San Martino, Lucca's Cathedral
- Piazza San Martino
- Entry ticket
- For just the cathedral and sacristy, €3; for 5 monuments (cathedral and sacristy, museum, Church of St. Giovanni and Reparata, archeological area and bell tower), € 7; for 2 monuments (cathedral and museum or Church of St. Giovanni), €5. Families up to 5 members, reduced ticket € 20. Children under 14 with adult enter free. Groups over 15 persons receive a €2 discount per person.
- Opening hours
- Monday-Friday 9:30am-5:45pm, Saturdays 9:30am-4:45pm, Sundays 9:30am-10:15am and 11am-5pm
Lucca's Cathedral is located in a secluded location of the old city center, just outside the main tourist itinerary through the city (the one inside the walls, to be clear) that follows the main street called Il Fillungo.
Of course, there’s a reason that explains this unusual location: the Cathedral was built during the sixth century, at that period the most central and important area (from an urbanistic point of view) was already too congested - only later, in fact, the more famous square of San Michele, in the heart of the city center, will be chosen for the construction of the church bearing the same name.
That’s why the choice fell into a square where other religious buildings already looked out onto: San Martino Square.
If you get there by train, the square is not far from the station: just walk towards the nearest gate (usually referred to as porta - door) along the famous walls of Lucca, known since they are completely walkable, and you’ll immediately identify the square from the bell tower that stands high above the buildings.
The Cathedral, a typical example of Gothic in Lucca style!
Reworked over the years (at least several times), the Cathedral humbly stands before those tourists that discover the square for the first time, where a colored multitude of different architectural styles and buildings from different eras, both civil and religious, alternate and give life to this place that may appear almost devoid of character at the first impression.
No doubt that both the context and buildings are a bit different from those in Florence, for example, but believe me, they’re no less fascinating!
The Cathedral is in Gothic Romanesque style, with a polychrome marble facade that reminds one of the Cathedral in Pisa (except for the bas-reliefs and representations dedicated to St. Martin, the patron saint of both the Cathedral and the town, that have been added). There’s also a portico with three arches where it’s said that pilgrims traveling along the Via Francigena used to trade with money changers. Lucca was, in fact, an important pilgrim destination and a point of connection along the Via Francigena route.
The Holy Face of Lucca, a work nothing short of legendary
The Cathedral was, and continues to be, home to the famous Holy Face of Lucca, or Volto Santo di Lucca, the venerated wooden, robed Christ on a crucifix. Legend says it was carved by Nicodemus, a disciple of Christ, to capture His semblance, and has gone through, undamaged, endless adversities on its way to Lucca in the eighth century. Its importance grew so much that it became the symbol of the city.
Sometimes I stop in front of this building and begin to imagine how it could have been those many years ago: I can almost hear people buzzing far away, always louder as I get closer to the porch, where multiethnic crowds of visitors, pilgrims, traders and religious made this holy place full of life and of boisterous respect! Perhaps, as inscriptions testify, this Sacred place was a guarantee against any type of fraud, who knows!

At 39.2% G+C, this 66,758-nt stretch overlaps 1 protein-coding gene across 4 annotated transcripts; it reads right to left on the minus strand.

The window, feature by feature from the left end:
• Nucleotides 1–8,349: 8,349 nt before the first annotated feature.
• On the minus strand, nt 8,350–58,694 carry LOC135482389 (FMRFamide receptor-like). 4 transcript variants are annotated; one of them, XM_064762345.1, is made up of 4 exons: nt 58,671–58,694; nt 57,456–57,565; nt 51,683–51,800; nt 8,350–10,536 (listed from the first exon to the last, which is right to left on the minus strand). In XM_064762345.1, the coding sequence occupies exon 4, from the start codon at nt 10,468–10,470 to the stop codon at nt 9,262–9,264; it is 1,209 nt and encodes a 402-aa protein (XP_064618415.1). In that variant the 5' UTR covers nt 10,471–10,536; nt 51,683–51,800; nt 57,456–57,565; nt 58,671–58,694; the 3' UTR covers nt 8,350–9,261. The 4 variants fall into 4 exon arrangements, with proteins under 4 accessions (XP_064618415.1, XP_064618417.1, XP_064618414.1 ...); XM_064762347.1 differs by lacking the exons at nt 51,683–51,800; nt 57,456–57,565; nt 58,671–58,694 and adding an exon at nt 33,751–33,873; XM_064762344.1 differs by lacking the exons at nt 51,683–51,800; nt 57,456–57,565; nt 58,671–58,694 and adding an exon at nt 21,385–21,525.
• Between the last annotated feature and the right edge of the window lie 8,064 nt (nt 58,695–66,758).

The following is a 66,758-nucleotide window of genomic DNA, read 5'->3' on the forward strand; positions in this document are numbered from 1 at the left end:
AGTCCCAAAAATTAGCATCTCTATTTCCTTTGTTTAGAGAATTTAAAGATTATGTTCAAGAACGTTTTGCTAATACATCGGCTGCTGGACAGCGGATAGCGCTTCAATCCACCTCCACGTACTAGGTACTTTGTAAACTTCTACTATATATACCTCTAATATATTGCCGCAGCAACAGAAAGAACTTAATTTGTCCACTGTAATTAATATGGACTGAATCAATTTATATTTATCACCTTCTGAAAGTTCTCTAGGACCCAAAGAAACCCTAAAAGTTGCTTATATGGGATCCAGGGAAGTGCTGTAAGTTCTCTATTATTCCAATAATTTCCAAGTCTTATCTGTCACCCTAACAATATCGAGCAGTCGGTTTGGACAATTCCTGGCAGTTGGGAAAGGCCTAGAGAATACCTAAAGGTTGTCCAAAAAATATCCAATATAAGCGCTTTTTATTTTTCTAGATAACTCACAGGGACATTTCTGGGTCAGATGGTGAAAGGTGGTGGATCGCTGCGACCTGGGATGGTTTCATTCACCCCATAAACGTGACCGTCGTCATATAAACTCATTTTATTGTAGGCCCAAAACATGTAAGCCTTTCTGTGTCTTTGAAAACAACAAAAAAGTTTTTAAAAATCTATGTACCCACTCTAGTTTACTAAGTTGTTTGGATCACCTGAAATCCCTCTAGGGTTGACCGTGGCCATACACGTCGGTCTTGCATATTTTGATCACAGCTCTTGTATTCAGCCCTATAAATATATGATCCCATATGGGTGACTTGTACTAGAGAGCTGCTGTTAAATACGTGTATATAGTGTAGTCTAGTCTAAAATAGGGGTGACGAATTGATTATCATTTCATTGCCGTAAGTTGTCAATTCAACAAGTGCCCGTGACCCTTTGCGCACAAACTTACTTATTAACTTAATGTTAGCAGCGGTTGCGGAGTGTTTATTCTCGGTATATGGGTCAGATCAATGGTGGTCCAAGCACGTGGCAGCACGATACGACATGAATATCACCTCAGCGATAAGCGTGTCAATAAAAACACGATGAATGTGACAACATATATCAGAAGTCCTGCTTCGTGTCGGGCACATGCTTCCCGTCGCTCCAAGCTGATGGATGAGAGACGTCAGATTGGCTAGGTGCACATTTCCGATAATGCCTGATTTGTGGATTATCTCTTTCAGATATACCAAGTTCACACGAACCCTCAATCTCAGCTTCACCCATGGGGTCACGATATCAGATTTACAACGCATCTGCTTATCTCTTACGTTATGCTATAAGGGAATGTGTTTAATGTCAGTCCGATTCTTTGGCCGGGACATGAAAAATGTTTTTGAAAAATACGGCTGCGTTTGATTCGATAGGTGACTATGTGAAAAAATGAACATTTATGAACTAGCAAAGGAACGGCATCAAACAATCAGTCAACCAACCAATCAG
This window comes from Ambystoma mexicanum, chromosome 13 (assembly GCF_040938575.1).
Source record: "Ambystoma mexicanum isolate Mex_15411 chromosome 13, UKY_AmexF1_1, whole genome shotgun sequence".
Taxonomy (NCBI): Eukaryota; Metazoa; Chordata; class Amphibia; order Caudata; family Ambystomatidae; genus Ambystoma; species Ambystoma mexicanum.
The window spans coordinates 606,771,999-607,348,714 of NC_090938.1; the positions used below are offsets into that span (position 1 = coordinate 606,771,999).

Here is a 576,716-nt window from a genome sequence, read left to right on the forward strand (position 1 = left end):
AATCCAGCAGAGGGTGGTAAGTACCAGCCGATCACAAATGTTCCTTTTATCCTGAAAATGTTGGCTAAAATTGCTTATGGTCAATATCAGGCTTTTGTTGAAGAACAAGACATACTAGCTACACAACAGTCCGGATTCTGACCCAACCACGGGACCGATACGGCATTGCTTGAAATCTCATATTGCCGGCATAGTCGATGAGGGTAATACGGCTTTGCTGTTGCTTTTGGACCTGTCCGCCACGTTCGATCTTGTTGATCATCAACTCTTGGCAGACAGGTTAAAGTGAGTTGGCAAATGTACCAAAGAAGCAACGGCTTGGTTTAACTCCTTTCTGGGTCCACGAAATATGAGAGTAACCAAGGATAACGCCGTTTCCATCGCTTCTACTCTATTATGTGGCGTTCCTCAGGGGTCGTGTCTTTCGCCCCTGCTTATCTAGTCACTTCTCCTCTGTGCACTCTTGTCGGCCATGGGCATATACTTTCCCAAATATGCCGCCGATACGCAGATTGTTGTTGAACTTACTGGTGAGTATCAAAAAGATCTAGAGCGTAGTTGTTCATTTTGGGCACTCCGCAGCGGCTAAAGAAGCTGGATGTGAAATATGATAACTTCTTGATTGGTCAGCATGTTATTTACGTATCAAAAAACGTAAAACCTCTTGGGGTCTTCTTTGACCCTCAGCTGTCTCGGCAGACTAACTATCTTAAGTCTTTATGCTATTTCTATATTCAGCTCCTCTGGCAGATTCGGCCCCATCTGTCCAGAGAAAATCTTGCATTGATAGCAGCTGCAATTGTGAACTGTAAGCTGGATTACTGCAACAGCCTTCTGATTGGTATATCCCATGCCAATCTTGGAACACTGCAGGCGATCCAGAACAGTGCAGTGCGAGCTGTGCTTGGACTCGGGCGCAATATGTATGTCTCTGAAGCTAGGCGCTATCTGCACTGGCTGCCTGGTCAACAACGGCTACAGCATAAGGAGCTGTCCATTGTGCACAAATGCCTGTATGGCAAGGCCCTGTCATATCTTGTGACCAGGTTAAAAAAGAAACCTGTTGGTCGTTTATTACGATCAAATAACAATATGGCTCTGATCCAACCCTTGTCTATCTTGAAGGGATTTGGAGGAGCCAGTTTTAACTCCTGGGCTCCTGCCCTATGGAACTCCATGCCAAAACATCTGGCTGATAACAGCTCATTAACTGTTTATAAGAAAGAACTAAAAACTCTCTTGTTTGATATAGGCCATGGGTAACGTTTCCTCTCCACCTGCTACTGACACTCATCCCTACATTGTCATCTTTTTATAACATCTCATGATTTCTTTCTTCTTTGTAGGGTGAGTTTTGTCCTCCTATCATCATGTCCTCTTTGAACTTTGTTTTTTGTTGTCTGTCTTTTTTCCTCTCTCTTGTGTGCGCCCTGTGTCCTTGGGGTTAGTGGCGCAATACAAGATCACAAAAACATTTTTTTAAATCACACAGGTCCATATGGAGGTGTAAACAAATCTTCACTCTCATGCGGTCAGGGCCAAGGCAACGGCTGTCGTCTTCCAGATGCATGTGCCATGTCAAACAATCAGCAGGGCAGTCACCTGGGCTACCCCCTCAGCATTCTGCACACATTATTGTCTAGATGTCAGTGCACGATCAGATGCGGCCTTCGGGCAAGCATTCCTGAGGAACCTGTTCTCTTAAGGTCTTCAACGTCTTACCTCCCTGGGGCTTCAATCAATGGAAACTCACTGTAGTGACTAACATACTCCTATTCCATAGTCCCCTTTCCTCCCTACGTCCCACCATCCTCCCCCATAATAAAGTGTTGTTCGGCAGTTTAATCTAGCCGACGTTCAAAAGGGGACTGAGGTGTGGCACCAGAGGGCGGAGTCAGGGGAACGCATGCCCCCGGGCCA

I don’t enter the Cathedral every time I visit San Martino Square, but I highly recommend a visit to all who have never been before. From inside, you will feel that perception of verticality/proximity to God or whoever/whatever you want to, a characteristic typical of Gothic buildings that its external appearance gives only partially, although the arches (not ogive, to be more precise, the former are round-shaped, the latter are characterized instead by the tip which culminates with the bow) fade this impression a bit.
Ilaria del Carretto or...Mrs Guinigi
Besides the work of several Italian artists’ inside, mainly from the Renaissance period, such as Tintoretto and Fra Bartolomeo, the Cathedral is renowned for being home to three great masterpieces, the first of which is Ilaria del Carretto’s tomb, realized by Jacopo della Quercia in commemoration of Paolo Guinigi’s wife (an influential Lucca politician, whose family contributed to the construction of the famous Torre Guinigi, the one with the tree on top). She died very young as a consequence of childbirth. The others are the Madonna and Child Enthroned with Saints, by Ghirlandaio and, of course, the wooden crucifix of the Holy Face, housed in the temple of the Holy Face, realized at a later era by Matteo Cividali.
The crucifix is the prestigious protagonist of the Holy Cross celebrations, an important event that traditionally takes place on the 14th of September in Lucca, with a Luminara through the streets on the eve of the day before. It’s an amazing and enchanting occasion for taking a walk through the tiny streets of Lucca's center, completely lit up with candles and lamps, a gorgeous sight!
Getting around Lucca
Bicycle is the best mean of transport for getting around Lucca: other than being eco-friendly, it is the ideal way for nimbly moving through the foot traffic around the old city center's tiny streets without the risk of driving into a limited traffic area.
Besides being the city of one hundred churches, Lucca is also the city of bicycles par excellence: wherever you go, you’ll find rental bikes at reasonable prices, from € 3 per hour to 15 € per day, depending on the rental. So do not be afraid to park your car outside the walls or get to Lucca directly by train and then renting a bike to ride around the center, literally around on its 16th century walls!